Renewable Energy Credits (RECs): are tradable, non-tangible energy commodities in the United States that represent proof that 1megawatt-hour (MWh) of electricity was generated from an eligible renewable energy resource (renewable electricity). The owner of the REC can claim to have purchased renewable energy. According to the U.S. Department of Energy‘s Green Power Network, RECs represent the environmental attributes of the power produced from renewable energy projects and are sold separately from commodity electricity. It is important to understand that the energy associated with a REC is sold separately and is used by another party. The consumer of a REC receives only a certificate. A green energy provider (such as a wind farm) is credited with one REC for every 1,000 kWh or 1 MWh of electricity it produces A certifying agency gives each REC a unique identification number to make sure it doesn’t get double-counted. The green energy is then fed into the electrical grid (by mandate), and the accompanying REC can then be sold on the open market.
Once in the grid, renewable energy is impossible to separate from the conventionally generated energy. This makes purchasing of a REC equal to purchasing a claim, that the REC owner consumed energy from the renewable portion of the whole energy in the grid. Therefore REC purchase does not affect how much renewable energy was actually generated – only how it was distributed.
Transmission Charge: Charges for moving high voltage electricity from a generation facility to the distribution lines to the distribution lines of an electric distribution company. The Federal Energy Regulatory Commission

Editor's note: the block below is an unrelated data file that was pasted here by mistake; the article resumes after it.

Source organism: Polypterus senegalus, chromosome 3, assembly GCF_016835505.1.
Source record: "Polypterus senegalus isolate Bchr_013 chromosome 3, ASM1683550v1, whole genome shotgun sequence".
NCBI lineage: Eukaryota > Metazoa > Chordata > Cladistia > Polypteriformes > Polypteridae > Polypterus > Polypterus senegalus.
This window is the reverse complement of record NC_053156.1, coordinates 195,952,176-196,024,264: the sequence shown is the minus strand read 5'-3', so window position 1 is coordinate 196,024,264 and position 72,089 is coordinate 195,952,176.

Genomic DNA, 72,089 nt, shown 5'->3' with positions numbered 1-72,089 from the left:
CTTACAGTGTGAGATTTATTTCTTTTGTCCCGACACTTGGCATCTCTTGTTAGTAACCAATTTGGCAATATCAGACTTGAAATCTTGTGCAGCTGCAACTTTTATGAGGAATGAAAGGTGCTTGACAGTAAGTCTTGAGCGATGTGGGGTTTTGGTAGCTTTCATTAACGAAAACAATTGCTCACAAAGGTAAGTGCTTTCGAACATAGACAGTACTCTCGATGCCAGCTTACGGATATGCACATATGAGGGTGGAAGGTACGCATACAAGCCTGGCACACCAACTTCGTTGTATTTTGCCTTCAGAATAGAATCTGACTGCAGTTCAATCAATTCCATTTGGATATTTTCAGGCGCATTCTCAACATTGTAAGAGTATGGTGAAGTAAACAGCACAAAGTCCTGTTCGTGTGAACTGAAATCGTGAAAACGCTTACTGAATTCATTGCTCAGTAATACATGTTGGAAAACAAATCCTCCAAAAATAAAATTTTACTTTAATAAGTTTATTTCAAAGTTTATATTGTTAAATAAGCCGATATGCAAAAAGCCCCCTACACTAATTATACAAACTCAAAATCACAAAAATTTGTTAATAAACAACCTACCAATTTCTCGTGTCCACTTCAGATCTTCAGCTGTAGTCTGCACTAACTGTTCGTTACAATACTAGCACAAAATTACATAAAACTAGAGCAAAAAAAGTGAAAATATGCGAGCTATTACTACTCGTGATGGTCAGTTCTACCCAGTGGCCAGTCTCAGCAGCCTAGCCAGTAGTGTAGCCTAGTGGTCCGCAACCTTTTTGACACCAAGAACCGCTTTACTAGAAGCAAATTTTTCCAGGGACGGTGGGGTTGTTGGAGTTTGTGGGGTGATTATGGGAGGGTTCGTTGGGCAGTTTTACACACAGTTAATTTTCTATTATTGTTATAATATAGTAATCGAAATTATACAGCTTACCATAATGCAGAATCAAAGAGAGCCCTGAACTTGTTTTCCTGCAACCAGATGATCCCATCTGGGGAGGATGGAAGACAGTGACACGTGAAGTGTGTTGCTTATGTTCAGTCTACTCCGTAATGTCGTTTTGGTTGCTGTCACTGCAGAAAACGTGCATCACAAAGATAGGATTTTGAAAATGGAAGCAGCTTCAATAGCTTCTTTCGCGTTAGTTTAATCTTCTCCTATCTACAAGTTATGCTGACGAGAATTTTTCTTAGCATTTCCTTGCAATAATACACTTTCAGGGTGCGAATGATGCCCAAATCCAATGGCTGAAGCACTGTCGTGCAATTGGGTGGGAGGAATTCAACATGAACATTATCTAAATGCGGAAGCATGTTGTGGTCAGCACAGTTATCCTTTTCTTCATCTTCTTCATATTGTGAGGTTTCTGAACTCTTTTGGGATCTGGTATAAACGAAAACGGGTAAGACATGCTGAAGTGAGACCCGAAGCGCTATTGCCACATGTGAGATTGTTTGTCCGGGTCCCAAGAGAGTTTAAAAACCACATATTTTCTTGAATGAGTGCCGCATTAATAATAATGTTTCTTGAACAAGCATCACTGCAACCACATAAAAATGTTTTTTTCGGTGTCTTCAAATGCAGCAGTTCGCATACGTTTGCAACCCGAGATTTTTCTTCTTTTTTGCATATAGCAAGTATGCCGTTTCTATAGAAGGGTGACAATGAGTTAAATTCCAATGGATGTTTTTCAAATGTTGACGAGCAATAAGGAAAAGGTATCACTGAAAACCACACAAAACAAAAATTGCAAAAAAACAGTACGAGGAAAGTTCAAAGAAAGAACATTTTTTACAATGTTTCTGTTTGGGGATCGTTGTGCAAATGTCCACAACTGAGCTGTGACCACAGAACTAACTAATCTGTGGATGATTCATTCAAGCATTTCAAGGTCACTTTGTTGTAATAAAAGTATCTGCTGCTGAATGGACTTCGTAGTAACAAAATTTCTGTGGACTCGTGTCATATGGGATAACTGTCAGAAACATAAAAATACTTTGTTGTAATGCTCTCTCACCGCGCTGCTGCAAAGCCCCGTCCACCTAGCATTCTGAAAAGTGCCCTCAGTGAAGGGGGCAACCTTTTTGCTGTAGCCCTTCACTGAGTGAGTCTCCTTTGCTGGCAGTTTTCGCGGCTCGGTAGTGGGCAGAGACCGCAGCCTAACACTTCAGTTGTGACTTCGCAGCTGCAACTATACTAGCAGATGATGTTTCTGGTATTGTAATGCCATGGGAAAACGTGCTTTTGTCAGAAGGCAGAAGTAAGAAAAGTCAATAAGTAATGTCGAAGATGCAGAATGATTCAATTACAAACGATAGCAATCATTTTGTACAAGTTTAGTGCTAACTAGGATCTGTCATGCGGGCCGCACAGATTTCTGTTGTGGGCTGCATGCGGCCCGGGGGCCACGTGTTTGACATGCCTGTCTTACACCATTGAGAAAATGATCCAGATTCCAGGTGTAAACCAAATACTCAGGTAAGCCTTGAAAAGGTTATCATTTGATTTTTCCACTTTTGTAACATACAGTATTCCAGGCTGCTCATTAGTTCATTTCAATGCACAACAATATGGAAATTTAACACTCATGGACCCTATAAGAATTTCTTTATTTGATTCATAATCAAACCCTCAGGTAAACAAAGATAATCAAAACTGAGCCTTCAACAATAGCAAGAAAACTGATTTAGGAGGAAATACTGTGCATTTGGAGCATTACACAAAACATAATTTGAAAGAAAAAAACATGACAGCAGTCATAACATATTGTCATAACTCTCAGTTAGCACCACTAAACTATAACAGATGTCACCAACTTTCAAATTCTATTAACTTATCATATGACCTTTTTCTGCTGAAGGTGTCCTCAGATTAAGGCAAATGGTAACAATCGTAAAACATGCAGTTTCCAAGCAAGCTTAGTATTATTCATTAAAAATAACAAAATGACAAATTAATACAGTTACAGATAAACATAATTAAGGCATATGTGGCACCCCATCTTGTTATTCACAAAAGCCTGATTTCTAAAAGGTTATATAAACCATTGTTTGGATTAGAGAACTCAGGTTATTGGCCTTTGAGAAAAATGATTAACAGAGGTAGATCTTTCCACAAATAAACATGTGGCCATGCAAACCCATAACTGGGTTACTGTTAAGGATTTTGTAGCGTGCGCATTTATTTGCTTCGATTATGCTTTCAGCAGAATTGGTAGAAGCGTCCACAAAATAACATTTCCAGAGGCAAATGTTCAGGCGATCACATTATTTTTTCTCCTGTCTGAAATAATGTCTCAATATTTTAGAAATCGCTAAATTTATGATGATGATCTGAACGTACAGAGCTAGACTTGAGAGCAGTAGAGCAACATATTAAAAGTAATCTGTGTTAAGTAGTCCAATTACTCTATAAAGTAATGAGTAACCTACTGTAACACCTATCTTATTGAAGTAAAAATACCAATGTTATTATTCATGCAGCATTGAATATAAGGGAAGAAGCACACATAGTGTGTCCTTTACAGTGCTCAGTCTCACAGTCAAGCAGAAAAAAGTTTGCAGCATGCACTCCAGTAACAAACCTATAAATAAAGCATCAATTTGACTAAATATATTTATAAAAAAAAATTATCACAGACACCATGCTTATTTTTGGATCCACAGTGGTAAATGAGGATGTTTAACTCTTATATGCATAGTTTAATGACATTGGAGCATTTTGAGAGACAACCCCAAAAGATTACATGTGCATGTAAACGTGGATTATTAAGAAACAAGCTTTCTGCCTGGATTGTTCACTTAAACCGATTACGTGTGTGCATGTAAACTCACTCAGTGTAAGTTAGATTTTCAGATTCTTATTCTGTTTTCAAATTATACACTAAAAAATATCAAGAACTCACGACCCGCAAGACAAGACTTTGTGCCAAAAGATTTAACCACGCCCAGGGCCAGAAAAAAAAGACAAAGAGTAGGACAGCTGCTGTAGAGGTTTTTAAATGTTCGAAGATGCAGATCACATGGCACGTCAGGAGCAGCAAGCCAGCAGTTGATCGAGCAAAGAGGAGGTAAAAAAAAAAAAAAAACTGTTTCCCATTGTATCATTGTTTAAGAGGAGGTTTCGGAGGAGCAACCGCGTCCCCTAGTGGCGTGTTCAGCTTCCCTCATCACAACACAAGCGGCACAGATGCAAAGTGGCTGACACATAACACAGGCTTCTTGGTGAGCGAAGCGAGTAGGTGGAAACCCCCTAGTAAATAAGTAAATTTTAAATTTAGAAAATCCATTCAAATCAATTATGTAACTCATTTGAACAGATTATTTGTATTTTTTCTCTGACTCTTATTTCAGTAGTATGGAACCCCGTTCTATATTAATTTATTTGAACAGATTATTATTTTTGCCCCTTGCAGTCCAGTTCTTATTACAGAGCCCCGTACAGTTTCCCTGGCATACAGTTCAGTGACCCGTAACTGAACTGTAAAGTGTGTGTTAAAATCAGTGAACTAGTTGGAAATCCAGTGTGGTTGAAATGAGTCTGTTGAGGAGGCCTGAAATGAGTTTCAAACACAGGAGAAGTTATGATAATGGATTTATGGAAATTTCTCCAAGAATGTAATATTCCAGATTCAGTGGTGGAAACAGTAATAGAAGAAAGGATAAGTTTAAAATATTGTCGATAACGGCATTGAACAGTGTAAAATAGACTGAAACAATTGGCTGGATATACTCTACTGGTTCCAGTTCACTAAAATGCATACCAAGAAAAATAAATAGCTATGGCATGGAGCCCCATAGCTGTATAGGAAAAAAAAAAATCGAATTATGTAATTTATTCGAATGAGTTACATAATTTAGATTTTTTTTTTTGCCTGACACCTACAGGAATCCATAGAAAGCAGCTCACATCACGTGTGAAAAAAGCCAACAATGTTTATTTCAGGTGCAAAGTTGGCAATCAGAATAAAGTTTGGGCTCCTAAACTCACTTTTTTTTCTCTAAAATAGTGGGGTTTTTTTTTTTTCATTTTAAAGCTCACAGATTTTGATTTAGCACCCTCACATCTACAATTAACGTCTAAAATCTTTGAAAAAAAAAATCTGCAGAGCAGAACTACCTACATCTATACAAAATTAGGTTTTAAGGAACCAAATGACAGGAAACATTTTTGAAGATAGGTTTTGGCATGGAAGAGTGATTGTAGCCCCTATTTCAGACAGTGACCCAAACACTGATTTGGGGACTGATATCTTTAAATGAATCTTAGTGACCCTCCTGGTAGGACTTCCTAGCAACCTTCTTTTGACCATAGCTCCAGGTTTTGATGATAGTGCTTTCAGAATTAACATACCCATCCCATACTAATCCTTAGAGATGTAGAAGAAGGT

Natural Gas Terms:
Therm: A unit of measurement for natural gas equal to 100,000 BTU of energy.
MMBTU: Million BTUs or 10 Therms.
Dekatherm or DTH: One million BTU of energy, or ten therms.
CCF: Hundred Cubic Feet. Roughly equal to 1 Therm +- 5%. Each month, the conversion factor from CCF to therms varies. This value is typically listed on your bill.
MCF: Thousand Cubic Feet
BCF: Billion Cubic Feet
Conversion Factor: A factor used to change CCF or MCF to Therms, DTH, BTU or MMBTU.
LDC: Local Distribution Company, usually a regulated utility which owns and operates the local pipeline system and metering that delivers gas to consumers and business users,
Swing Commodity Credit: a term used on some gas contracts, where the customer is charged for a contracted amount of natural gas, but if they don’t use the contracted amount, a credit is applied to the account, for a portion of the unused, but contracted gas. This is a common method for gas sales people to give the perception of the lowest price in a competitive situation, when in fact, the price may be much higher if actual usage varies from the contract, which is almost always the case.
Basis: an amount of money added to the NYMEX natural gas price to account for the pipeline and delivery costs of getting gas from the well-head to the local distribution center.
NYMEX Plus Basis: A method of contracting gas where the contract specifies a fixed Basis number that is added to the NYMEX market price. This approach makes sense for customers who expect energy prices to remain stable or go down.
Transition Costs: Costs which are being passed on to utilities from interstate pipeline companies as a result of federally-mandated restructuring of the natural gas pipeline industry.
Retainage or Shrinkage: Natural gas kept by a utility or pipeline to recover “lost” or unaccounted for natural gas. Includes pipeline fuel consumed by compressor stations used to pressurize pipeline system.